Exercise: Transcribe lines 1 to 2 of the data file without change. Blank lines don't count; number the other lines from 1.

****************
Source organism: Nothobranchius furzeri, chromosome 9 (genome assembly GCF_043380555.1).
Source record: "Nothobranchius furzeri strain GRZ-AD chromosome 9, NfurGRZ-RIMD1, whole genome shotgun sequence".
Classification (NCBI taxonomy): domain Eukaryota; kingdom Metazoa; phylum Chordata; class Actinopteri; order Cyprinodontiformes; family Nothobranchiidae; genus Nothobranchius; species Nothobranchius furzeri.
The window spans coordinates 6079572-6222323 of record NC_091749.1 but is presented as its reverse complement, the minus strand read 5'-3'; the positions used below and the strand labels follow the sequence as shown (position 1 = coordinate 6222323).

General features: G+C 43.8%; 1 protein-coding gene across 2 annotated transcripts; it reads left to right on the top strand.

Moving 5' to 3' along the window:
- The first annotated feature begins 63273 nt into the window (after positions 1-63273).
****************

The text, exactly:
Source organism: Nothobranchius furzeri, chromosome 9 (genome assembly GCF_043380555.1).
Source record: "Nothobranchius furzeri strain GRZ-AD chromosome 9, NfurGRZ-RIMD1, whole genome shotgun sequence".